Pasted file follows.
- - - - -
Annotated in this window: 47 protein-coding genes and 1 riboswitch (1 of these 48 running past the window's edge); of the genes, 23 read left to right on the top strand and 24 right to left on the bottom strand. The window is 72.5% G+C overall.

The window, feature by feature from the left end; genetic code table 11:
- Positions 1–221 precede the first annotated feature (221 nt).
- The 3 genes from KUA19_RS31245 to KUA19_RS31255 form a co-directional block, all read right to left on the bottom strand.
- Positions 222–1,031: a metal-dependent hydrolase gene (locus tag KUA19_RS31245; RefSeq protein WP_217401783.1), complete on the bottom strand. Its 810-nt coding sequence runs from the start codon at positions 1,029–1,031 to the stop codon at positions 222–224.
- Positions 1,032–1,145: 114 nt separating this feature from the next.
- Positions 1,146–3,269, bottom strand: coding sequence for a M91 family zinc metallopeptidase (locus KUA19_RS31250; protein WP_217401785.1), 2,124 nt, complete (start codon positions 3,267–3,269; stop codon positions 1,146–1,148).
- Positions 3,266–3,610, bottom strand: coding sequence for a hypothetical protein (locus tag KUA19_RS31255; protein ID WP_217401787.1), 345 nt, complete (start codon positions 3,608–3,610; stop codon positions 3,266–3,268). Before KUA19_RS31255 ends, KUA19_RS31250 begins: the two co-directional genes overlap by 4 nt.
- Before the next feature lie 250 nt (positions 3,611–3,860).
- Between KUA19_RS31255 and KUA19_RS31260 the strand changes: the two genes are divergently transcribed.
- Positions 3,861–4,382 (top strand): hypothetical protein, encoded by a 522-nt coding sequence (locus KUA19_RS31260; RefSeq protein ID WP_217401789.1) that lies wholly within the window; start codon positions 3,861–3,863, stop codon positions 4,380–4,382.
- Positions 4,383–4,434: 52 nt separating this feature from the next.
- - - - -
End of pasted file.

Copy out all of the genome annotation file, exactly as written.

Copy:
Annotated in this window: 47 protein-coding genes and 1 riboswitch (1 of these 48 running past the window's edge); of the genes, 23 read left to right on the top strand and 24 right to left on the bottom strand. The window is 72.5% G+C overall.

The window, feature by feature from the left end; genetic code table 11:
- Positions 1–221 precede the first annotated feature (221 nt).
- The 3 genes from KUA19_RS31245 to KUA19_RS31255 form a co-directional block, all read right to left on the bottom strand.
- Positions 222–1,031: a metal-dependent hydrolase gene (locus tag KUA19_RS31245; RefSeq protein WP_217401783.1), complete on the bottom strand. Its 810-nt coding sequence runs from the start codon at positions 1,029–1,031 to the stop codon at positions 222–224.
- Positions 1,032–1,145: 114 nt separating this feature from the next.
- Positions 1,146–3,269, bottom strand: coding sequence for a M91 family zinc metallopeptidase (locus KUA19_RS31250; protein WP_217401785.1), 2,124 nt, complete (start codon positions 3,267–3,269; stop codon positions 1,146–1,148).
- Positions 3,266–3,610, bottom strand: coding sequence for a hypothetical protein (locus tag KUA19_RS31255; protein ID WP_217401787.1), 345 nt, complete (start codon positions 3,608–3,610; stop codon positions 3,266–3,268). Before KUA19_RS31255 ends, KUA19_RS31250 begins: the two co-directional genes overlap by 4 nt.
- Before the next feature lie 250 nt (positions 3,611–3,860).
- Between KUA19_RS31255 and KUA19_RS31260 the strand changes: the two genes are divergently transcribed.
- Positions 3,861–4,382 (top strand): hypothetical protein, encoded by a 522-nt coding sequence (locus KUA19_RS31260; RefSeq protein ID WP_217401789.1) that lies wholly within the window; start codon positions 3,861–3,863, stop codon positions 4,380–4,382.
- Positions 4,383–4,434: 52 nt separating this feature from the next.